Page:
Feeding Matters

Nonprofit offers support for families struggling with feeding disorders

The news came when Sandra Wernsman and her husband Michael took their 3-month-old son, Mason, to a routine pediatric visit. They were shocked to discover Mason had stopped growing and his head circumference was smaller than normal.

“I had been nursing him and everything seemed to be going well. So it was really scary when his height and head circumference stopped growing,” Sandra recalls.

Mason was referred to a gastroenterologist who told the worried parents that their son simply wasn’t getting enough calories. Wernsman worked diligently to adjust Mason’s feeding schedule, offered various formulas, and tried bottles of varying shapes and sizes, but nothing worked.

By the time Mason was 2, his gastroenterologist recommended having a gastrostomy tube, or G-tube, placed through Mason’s abdomen into the stomach to ensure proper nutrition. Without a diagnosis in sight, Mason lived with a feeding tube for the next three years. Seeing no major improvement in his growth, and feeling increasingly isolated and overwhelmed, his parents felt they had no one to turn to for support.

One day, when Wernsman was with Mason at the doctor’s office, she asked if there were other families who were facing similar issues. The office staff referred her to Feeding Matters, a Scottsdale-based nonprofit that connects families coping with feeding disorders and provides education and resources.

“I didn’t know it was such a widespread thing,” says Wernsman. “I kind of just thought it was me, so it was hard for me to reach out to anybody to talk about it. I went online and got the education and support that way.”

Wernsman was encouraged by blogs written by parents coping with similar issues as her own. “To hear the real stories from the parents and their true feelings about the situations they were going through, that’s what I could connect with,” she says.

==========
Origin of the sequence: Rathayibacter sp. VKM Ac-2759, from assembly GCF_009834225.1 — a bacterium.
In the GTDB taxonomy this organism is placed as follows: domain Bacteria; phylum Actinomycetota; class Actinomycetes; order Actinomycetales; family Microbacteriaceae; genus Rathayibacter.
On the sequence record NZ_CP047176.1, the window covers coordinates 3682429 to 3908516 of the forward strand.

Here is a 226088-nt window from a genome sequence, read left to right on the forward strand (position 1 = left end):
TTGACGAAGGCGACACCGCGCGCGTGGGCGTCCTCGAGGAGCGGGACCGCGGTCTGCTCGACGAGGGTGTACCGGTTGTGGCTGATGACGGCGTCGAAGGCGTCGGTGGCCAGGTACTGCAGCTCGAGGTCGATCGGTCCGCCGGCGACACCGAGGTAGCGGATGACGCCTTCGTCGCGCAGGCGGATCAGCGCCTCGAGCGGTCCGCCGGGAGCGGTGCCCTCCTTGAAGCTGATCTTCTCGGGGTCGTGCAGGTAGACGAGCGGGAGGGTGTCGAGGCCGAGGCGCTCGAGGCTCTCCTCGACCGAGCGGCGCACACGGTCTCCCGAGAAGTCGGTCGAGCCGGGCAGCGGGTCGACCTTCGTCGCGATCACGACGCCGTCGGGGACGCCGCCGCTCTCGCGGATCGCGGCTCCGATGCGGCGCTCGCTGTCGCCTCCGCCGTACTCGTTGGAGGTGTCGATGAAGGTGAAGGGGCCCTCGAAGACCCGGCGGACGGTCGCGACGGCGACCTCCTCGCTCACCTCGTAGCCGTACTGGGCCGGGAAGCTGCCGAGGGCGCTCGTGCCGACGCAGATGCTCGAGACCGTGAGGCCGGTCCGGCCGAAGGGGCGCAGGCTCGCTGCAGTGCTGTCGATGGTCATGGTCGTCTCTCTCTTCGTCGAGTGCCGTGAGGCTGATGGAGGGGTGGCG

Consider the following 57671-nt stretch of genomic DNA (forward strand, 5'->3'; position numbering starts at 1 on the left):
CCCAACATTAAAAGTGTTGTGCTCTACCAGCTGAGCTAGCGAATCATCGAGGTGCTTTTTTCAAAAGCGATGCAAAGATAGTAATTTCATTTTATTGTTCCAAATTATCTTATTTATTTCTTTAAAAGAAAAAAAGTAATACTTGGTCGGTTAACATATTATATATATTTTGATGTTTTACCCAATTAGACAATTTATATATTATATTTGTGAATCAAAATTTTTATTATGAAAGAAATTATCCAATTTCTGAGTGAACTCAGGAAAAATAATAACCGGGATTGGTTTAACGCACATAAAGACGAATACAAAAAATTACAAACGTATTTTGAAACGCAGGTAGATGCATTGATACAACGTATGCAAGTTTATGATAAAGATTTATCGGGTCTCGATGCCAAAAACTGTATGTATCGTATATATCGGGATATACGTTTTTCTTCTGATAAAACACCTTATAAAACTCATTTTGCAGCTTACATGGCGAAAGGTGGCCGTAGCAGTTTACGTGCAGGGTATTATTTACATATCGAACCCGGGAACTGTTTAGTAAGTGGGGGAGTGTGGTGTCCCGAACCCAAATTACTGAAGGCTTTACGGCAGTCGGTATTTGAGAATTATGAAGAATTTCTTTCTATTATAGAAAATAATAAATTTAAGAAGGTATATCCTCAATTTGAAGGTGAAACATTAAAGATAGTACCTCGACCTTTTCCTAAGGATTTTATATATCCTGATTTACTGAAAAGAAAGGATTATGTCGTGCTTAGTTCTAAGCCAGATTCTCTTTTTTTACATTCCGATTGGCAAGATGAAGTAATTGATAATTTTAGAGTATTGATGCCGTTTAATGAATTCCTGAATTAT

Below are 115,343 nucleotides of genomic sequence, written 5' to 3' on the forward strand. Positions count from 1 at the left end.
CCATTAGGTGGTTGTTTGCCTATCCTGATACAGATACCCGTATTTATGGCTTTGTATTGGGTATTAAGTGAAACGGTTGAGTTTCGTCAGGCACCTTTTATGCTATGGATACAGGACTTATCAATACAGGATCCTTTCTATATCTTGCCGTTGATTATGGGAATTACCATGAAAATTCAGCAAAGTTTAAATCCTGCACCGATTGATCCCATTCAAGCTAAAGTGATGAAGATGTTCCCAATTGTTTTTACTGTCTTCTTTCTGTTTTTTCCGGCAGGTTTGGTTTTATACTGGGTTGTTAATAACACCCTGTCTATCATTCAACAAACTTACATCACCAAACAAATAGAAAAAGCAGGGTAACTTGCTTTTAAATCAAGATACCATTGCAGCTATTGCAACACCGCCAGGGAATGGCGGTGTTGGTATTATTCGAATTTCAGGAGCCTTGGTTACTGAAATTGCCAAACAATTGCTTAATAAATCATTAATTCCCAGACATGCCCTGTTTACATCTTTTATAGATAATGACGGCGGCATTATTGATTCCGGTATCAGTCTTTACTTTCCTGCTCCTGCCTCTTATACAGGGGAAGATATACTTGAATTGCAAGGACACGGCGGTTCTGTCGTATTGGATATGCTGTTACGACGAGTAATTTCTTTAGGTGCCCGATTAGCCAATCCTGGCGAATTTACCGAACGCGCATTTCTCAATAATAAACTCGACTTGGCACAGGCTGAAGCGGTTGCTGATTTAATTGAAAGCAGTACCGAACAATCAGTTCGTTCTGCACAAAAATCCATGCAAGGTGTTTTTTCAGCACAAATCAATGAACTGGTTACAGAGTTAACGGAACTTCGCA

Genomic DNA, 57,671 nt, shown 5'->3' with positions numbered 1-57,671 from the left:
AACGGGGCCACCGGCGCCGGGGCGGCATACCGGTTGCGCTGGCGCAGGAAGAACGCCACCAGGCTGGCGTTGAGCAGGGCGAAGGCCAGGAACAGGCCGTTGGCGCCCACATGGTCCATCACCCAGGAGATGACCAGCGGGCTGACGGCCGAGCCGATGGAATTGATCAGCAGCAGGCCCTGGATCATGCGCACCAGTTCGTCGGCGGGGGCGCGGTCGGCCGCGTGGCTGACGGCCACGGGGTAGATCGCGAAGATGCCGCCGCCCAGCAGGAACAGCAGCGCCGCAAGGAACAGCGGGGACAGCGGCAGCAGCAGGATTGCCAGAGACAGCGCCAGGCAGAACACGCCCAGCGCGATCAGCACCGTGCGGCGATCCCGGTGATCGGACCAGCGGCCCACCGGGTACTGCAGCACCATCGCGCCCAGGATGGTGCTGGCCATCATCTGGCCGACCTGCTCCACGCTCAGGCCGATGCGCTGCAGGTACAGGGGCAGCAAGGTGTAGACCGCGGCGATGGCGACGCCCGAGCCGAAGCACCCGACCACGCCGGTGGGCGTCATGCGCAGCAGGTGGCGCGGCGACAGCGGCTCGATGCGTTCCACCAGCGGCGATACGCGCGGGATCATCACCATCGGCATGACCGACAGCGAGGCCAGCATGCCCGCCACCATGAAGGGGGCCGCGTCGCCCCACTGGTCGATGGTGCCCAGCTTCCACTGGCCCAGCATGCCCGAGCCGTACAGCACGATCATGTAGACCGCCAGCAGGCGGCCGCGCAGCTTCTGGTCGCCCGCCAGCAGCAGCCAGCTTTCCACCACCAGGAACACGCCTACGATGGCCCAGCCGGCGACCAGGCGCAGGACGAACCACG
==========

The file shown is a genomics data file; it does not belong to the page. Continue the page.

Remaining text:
Currently, an estimated 1 million American children under the age of 5 have severe feeding problems. According to a report by Feeding Matters, pediatric feeding disorders make it challenging for children to eat, drink or digest food, potentially delaying growth and development or causing health problems.

“When you’re going through this, you’re so overwhelmed and nothing makes sense. We empower parents with the right knowledge and information so they can be the best advocates for their children,” says Shannon Goldwater, founder and strategic advisor of Feeding Matters.

Following her own personal struggle with her triplets’ feeding disorders, Goldwater wanted to create a support system for parents that would provide the solid foundation families need to navigate the medical, emotional, financial, educational and social issues they face. She also saw the need for early intervention, more research and the importance of collaborative care for children and their families.

“Our goals are to further the field of pediatric eating disorders. That starts with tools for medical professionals to identify these kids sooner; unite families with a stand-alone diagnosis for the condition; further research to help advance the field so we can develop best practices; and to develop a reimbursement code for insurance,” says Goldwater.

In partnership with Chris Linn, president and CEO of Feeding Matters, Goldwater launched the program in 2006. Currently, the organization helps 60,000 people learn how to navigate the complex healing journey associated with a pediatric feeding disorder.

To further education and awareness of feeding disorders, Feeding Matters hosts a biennial Pediatric Feeding Conference where medical professionals from across the country share information and develop better diagnoses and treatment protocols.

“At our last conference, there were 300 attendees in person and over 200 called in virtually, representing 43 states and 12 countries,” says Goldwater. “We’re truly the only organization of our kind in existence and we’re really uniting the field by inviting leading medical experts to help address the critical concerns and trying to effect systematic change for children suffering from pediatric feeding disorders.”

These days, Mason is 6 and thriving. Having enrolled in a three-month feeding therapy program that addressed sensory and behavioral issues, Mason no longer needs to use a G-tube to get the nutrition he needs.

“After the program, meal time was not as stressful as it had been for the prior four years,” says Wernsman. “It’s still something we work on, it’s still something he struggles with. But I think we can all handle it a little bit better now.”

Mason loves to play soccer at school and at home, he plays with his sister Milana and builds with Legos. Now, the Wernsmans volunteer with Feeding Matters’ Power of Two program, parent-to-parent coaching designed to provide support to other families.

“While Mason was going through therapy and all of his tests and procedures, we came across so many volunteers who impacted us in such a positive way,” Wernsman says. “Volunteering is my way of giving back.”


Story: Leigh Farr

Photo: Mark Lipczynski

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